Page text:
It can be interpreted, for the fifteenth, sixteenth and seventeenth centuries, dominated by the idea of poverty as social construction, which led to "benefactors and philanthropists that structured and adjusted their assistance to the poor through an implicit identification with insecurity to thus ensure proper behavior on the part of the poor" (behaviors control), a hospital architecture appears that is based on theoretical studies and practical experiences in response to control medical care needs; concern for hospital acquired infections (risk control), which is resolved by building small isolated pavilions guaranteeing specialized separation of the sick, in a first phase; and building specialized hospitals at a later time, in line with the modern idea of the division of labor, the division of functions that, is also, a segmentation by characteristics of the benefits sought; by the proposal for a regulation of rates of payments to doctors (the prelude to the monetization of care) and by the idea of a plan (a target image) for a national integrated health service for hospitals and laboratories (accumulation of technical capacity), that were possible to use them as care facilities, research and medical education.

That is, in England happened the fully-medicalized health attention (technical, specialized), which meant the incorporation in Western of the health care as a way to intervene the sick, and it was conceived the idea of health care as a tool for healing, while it was given an advance to the idea of planning, almost two centuries in advance.

Four step in France: the nosological rationality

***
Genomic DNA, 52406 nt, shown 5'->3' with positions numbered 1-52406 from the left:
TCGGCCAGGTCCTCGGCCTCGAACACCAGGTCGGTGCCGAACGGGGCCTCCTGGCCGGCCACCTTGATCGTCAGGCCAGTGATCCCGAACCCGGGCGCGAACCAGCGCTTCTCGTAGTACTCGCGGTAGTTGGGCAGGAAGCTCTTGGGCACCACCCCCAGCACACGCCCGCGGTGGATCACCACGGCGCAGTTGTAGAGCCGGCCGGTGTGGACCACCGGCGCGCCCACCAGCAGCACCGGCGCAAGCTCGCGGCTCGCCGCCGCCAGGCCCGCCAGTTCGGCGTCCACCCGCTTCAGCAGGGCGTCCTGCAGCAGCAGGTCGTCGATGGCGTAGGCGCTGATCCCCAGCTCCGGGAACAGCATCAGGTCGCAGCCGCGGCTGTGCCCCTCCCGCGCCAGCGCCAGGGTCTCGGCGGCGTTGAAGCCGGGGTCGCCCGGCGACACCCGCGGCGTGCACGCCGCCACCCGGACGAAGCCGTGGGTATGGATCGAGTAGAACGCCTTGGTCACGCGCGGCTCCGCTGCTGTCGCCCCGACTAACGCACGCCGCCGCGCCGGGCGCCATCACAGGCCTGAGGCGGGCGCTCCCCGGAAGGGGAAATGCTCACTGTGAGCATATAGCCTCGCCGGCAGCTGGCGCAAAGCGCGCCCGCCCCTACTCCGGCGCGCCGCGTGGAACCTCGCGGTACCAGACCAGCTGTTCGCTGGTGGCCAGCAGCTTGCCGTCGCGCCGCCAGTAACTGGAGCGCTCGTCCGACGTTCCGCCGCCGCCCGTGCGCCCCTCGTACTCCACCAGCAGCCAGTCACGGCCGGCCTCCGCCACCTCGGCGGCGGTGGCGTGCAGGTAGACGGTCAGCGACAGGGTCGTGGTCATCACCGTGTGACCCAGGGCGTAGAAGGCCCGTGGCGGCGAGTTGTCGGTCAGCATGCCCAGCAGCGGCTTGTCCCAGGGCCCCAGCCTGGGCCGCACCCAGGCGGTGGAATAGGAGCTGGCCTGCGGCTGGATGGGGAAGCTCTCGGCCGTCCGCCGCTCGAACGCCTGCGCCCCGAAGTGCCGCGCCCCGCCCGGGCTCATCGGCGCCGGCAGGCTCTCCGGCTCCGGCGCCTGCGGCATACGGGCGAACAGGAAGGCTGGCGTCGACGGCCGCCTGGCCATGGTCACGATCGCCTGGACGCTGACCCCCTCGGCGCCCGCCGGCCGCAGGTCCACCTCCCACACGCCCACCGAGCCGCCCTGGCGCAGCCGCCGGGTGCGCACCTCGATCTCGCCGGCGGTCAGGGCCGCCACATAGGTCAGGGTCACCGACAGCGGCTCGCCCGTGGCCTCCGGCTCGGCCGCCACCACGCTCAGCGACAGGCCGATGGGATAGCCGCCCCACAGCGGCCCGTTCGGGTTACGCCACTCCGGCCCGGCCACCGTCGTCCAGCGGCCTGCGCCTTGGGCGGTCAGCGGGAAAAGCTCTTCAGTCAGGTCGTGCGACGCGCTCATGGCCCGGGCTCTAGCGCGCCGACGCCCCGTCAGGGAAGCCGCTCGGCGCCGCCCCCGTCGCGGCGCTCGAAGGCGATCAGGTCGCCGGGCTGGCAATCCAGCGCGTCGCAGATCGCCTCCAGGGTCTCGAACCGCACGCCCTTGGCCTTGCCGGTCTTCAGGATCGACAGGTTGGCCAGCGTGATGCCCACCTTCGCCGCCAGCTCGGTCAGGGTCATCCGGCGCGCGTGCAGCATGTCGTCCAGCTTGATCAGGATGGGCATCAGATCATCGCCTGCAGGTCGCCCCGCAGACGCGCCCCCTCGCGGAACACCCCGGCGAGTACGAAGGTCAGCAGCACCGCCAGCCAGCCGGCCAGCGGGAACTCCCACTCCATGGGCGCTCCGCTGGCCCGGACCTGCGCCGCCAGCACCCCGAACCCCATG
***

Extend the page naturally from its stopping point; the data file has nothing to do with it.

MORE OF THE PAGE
Having released the hospital from all non-medical care activity, as a new constructive step in the design of the health care system, allowing its conversion into a human body research center, and its transformation into a place of learning, in Germany, and having as background the Spanish policy of "reducing hospitals" (which originated in France "after the disposal of Parliament (in Toulouse) of 6 February 1504, in order to bring together in a single facility all small hospitals")12 and based on the English hospital wards model, in France during the eighteenth and nineteenth centuries, surrounded by a political and economic environment in which it occurred the conversion of general medicine "into a science of the public or the things"29, that had to be called, as Didier Fassin says, "hygiène publique (as well) médecine politique"30, it gives full origin to the hospice hospital, to become "like an exclusively medical space" due to the "logical evolution of the nosological thought"31; that is, "as a center exclusively dedicated to assisting the curable sick… when the social meaning of the old hospital is finally overcome by the growing importance of medical education at the patient's bedside, and to service medical science"12 as the krankenspital of Bamberg in Germany was conceived.

Such detachment --functional, spatial and formally-- from hospital hospice, in the image and likeness of Bamberg's krankenspital, followed a rationality founded on three pillars, as evidenced by Blandine Barret-Kriegel: assessing the health of each individual in line with medical needs, its quantification and the appearance of the population conceived as an object of medical knowledge32, in other words, from the perspective of interpretation, it can be said that it was taken the step to a specialized technical organization that will allow to intervene the sick.